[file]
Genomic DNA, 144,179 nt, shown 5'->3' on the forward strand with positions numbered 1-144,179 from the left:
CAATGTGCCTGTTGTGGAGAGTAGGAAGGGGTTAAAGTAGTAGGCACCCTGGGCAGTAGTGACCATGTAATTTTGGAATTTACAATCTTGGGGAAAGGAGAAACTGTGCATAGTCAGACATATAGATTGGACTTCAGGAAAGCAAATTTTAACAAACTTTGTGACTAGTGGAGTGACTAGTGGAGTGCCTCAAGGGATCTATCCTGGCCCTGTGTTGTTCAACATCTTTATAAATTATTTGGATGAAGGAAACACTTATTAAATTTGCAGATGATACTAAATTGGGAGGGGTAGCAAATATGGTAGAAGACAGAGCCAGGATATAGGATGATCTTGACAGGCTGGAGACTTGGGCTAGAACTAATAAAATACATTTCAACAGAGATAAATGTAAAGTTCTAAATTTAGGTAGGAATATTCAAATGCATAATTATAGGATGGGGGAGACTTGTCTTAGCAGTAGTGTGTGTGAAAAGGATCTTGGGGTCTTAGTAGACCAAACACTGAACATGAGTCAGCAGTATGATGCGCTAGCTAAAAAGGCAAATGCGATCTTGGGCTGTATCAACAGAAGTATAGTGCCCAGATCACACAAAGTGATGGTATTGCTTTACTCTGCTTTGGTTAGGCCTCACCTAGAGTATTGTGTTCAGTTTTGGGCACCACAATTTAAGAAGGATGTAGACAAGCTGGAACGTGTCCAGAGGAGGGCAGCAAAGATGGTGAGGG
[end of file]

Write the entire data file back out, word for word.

Genomic DNA, 144,179 nt, shown 5'->3' on the forward strand with positions numbered 1-144,179 from the left:
CAATGTGCCTGTTGTGGAGAGTAGGAAGGGGTTAAAGTAGTAGGCACCCTGGGCAGTAGTGACCATGTAATTTTGGAATTTACAATCTTGGGGAAAGGAGAAACTGTGCATAGTCAGACATATAGATTGGACTTCAGGAAAGCAAATTTTAACAAACTTTGTGACTAGTGGAGTGACTAGTGGAGTGCCTCAAGGGATCTATCCTGGCCCTGTGTTGTTCAACATCTTTATAAATTATTTGGATGAAGGAAACACTTATTAAATTTGCAGATGATACTAAATTGGGAGGGGTAGCAAATATGGTAGAAGACAGAGCCAGGATATAGGATGATCTTGACAGGCTGGAGACTTGGGCTAGAACTAATAAAATACATTTCAACAGAGATAAATGTAAAGTTCTAAATTTAGGTAGGAATATTCAAATGCATAATTATAGGATGGGGGAGACTTGTCTTAGCAGTAGTGTGTGTGAAAAGGATCTTGGGGTCTTAGTAGACCAAACACTGAACATGAGTCAGCAGTATGATGCGCTAGCTAAAAAGGCAAATGCGATCTTGGGCTGTATCAACAGAAGTATAGTGCCCAGATCACACAAAGTGATGGTATTGCTTTACTCTGCTTTGGTTAGGCCTCACCTAGAGTATTGTGTTCAGTTTTGGGCACCACAATTTAAGAAGGATGTAGACAAGCTGGAACGTGTCCAGAGGAGGGCAGCAAAGATGGTGAGGG